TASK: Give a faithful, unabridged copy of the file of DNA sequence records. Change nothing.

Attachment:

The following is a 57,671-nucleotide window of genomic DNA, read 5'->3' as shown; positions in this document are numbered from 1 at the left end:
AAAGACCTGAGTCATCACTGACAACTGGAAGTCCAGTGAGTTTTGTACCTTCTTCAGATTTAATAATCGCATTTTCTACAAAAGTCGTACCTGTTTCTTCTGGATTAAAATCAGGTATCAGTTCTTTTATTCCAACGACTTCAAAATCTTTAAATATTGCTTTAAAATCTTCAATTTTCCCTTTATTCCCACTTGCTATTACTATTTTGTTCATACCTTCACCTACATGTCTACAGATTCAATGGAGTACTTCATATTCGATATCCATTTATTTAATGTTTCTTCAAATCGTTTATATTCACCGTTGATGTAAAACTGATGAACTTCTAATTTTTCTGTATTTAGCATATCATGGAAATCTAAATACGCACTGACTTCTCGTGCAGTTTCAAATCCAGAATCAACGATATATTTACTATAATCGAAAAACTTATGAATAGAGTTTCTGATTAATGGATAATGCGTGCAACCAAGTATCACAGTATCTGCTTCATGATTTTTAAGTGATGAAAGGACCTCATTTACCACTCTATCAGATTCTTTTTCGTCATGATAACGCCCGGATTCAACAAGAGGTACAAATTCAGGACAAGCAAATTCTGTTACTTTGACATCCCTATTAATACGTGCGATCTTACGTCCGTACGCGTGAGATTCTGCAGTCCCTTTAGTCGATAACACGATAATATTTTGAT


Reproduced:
The following is a 57,671-nucleotide window of genomic DNA, read 5'->3' as shown; positions in this document are numbered from 1 at the left end:
AAAGACCTGAGTCATCACTGACAACTGGAAGTCCAGTGAGTTTTGTACCTTCTTCAGATTTAATAATCGCATTTTCTACAAAAGTCGTACCTGTTTCTTCTGGATTAAAATCAGGTATCAGTTCTTTTATTCCAACGACTTCAAAATCTTTAAATATTGCTTTAAAATCTTCAATTTTCCCTTTATTCCCACTTGCTATTACTATTTTGTTCATACCTTCACCTACATGTCTACAGATTCAATGGAGTACTTCATATTCGATATCCATTTATTTAATGTTTCTTCAAATCGTTTATATTCACCGTTGATGTAAAACTGATGAACTTCTAATTTTTCTGTATTTAGCATATCATGGAAATCTAAATACGCACTGACTTCTCGTGCAGTTTCAAATCCAGAATCAACGATATATTTACTATAATCGAAAAACTTATGAATAGAGTTTCTGATTAATGGATAATGCGTGCAACCAAGTATCACAGTATCTGCTTCATGATTTTTAAGTGATGAAAGGACCTCATTTACCACTCTATCAGATTCTTTTTCGTCATGATAACGCCCGGATTCAACAAGAGGTACAAATTCAGGACAAGCAAATTCTGTTACTTTGACATCCCTATTAATACGTGCGATCTTACGTCCGTACGCGTGAGATTCTGCAGTCCCTTTAGTCGATAACACGATAATATTTTGAT